SOME mornings you jump out of bed, get fully dressed, stretched and waxed – only to find the gondola isn’t moving and most of the lifts are closed. It’s way too early for pre-dinner drinks… what to do? How about checking out some of the shops! While you’re at it, you can pick up some omiyage (souvenirs) to take back to your friends and family at home. And why not drag your aunty along and try convincing her to replace her fluro ski suit from the 80s? Study these words and phrases before you set out on your winter holiday shopping spree in Niseko.
1. Kaimono – shopping
Your friendly lodge manager asks you if you’re going skiing/boarding today: kyo suberi ni ikimasu ka? You’re taking the day off to give your body a rest and answer: kyou wa kaimono ni ikimasu (today I’m going shopping).
2. Boushi arimasu ka? – Do you sell beanies/hats?
If you want to save yourself the hassle of walking around the shop – and practice some Japanese at the same time – try asking the shop if they have what you’re looking for. Boots arimasu ka? is a simple way of asking if they sell boots. If they do, they might say: arimasu. If they don’t: arimasen.
3. Ikura? – How much?
If something doesn’t have a price on it, ask how much it is with this verb ikura (how much). Kore ikura desu ka? (how much is this?). Also, find out how much things usually cost: takushi de Kutchan made ikura desu ka? (how much does a taxi to Kutchan usually cost?).
4. Takai – expensive
Depending on where you’re from and the current exchange rate, things in Japan may seem takai (expensive), or yasui (cheap). If you want to express your surprise or shock at the nedan (price) add one of the following words which mean very: sugoku, meccha.
5. Shichaku ii desu ka? – Is it OK if I try this on?
It’s polite to ask before you try clothes on in a shop: shichaku ii desu ka? If you forget the word for try on – shichaku – just hold up the clothes and motion towards the changing rooms and say: ii desu ka? (is it OK if … ?).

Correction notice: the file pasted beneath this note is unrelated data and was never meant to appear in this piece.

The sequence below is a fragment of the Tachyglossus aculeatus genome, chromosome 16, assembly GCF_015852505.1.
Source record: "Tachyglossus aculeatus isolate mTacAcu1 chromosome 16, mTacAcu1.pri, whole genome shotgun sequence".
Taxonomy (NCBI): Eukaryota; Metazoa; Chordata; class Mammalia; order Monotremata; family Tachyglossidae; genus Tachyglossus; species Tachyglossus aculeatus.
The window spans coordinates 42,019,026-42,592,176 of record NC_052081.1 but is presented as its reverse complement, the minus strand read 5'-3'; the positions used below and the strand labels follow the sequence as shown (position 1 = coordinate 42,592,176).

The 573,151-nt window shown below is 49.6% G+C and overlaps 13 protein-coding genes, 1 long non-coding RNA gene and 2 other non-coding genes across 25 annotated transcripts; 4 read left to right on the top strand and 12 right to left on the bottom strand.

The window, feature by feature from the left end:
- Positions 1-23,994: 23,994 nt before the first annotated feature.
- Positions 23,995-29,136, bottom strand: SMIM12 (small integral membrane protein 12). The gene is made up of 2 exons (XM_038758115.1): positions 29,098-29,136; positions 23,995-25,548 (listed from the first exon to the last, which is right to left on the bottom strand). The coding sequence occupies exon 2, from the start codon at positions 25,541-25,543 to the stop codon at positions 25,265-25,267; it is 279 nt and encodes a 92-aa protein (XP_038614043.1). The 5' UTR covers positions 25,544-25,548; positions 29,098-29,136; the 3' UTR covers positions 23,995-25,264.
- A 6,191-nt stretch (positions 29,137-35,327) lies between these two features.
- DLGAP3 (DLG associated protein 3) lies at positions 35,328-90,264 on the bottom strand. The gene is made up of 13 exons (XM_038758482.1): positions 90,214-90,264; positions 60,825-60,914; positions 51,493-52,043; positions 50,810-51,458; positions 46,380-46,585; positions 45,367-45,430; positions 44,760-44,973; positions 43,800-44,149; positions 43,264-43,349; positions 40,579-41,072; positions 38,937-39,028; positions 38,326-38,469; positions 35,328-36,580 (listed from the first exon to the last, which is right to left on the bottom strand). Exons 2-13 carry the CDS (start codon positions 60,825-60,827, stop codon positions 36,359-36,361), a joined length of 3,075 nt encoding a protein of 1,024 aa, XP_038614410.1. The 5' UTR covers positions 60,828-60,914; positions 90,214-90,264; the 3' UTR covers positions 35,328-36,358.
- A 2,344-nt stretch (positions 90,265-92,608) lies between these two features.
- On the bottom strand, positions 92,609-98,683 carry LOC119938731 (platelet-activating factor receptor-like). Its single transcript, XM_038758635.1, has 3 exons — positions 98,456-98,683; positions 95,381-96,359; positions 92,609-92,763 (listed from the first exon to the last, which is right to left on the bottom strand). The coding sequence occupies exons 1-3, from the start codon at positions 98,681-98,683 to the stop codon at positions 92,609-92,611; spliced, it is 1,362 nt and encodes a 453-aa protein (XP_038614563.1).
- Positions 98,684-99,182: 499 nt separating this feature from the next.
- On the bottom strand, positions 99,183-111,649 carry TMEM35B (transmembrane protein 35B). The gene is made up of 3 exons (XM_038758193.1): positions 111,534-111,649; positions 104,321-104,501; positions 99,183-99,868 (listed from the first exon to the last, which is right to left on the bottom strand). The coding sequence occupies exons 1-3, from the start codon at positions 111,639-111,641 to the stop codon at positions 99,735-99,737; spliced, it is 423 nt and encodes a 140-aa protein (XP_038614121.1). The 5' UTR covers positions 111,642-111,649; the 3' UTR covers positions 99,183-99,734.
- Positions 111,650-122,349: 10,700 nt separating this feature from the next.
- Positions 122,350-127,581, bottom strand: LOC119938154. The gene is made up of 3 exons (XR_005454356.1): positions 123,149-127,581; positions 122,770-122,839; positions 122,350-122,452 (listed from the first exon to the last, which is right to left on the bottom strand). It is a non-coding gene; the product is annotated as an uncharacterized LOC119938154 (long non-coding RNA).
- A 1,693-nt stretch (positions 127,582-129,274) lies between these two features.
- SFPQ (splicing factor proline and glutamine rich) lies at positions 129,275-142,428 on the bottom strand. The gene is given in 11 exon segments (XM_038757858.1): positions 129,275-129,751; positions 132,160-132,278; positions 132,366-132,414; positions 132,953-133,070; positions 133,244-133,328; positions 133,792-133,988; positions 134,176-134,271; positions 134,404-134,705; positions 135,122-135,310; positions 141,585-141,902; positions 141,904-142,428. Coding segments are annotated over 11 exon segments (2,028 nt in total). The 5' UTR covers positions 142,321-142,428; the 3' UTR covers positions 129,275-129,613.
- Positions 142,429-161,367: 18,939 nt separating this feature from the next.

6. Suteki! – cool
If your girlfriend/boyfriend/friend is trying on clothes, you might need to give them some feedback. Kawaii and suteki both mean cute/cool and are usually used by girls talking to each other, or by guys talking to girls. If you’re a heterosexual guy and your male friend is trying on a jacket, say ii jyan (not bad, bro) or ii kanji (it looks good). If it looks like crap, laugh loudly and say: dasai! (awful!).
7. Onegai shimasu – I’ll take this please.
If you’re buying something at a conbini (convenience store), you don’t need to say anything, just put it on the counter and start taking money out of your wallet. If you’re in a quiet shop, when you put the stuff on the counter, smile and say: onegai shimasu (I’ll take this please). If you’ve just tried on a mountain of clothes and want to buy some of them and can’t be bothered putting the other stuff back, try this: put two piles on the counter, point to the pile you want to buy and say: kocchi ni surun de (I’ll take these) then point to the pile you don’t want and say: kocchi wa modoshite kudasai (I’ll leave these, thank you). If that’s too complicated, point to the yes pile and say: kaimasu (I’ll buy them) and to the no pile and say: kaimasen (I won’t buy them).
8. Kaado tsukaemasu ka? – Do you take credit cards?
Many small restaurants and shops – and sometimes supermarkets and convenience stores – don’t take crejitto caado or caado (credit cards). Ask before you hand the card over: caado tsukaemasu ka? If they don’t, they might say: sumimasen, genkin dake desu (sorry, we only accept cash). If you don’t have enough cash, say: ima genkin ga nai node, sugu modotte kimasu (I don’t have enough cash on me, so I’ll come back).
9. Fukuro ii desu – I don’t need a bag, thanks.
Conbini staff will put almost everything in a bag unless you stop them: fukuro ii desu. Something you often hear at the counter at a conbini or suupaa (supermarket) is: pointo caado omochi desu ka? (do you have a point card?). If you hear a long sentence that sounds like a question, it’s a safe bet that they’re asking you if you have some kind of loyalty card, so shake your head and say: iie (no) (and hope the cute girl/guy behind the counter didn’t just ask for your number).
10. Saifu o otoshimashita – I lost my wallet.
If you have the misfortune of losing your wallet and someone asks what you’re crying about, say: saifu o otoshimashita. They might ask you if there was money in it: okane haitemashita? Don’t worry, if you give the details to the police, or hotel/resort staff, there’s a good chance a nice person will hand it in to the local koban (police box) and you’ll get it back!
Pronunciation guide: Since this magazine can’t talk, your best bet is to find a Japanese person and ask them to say the words and repeat after them. Then buy them a beer.
studio tdes produces a daily online English language show, based in Kutchan: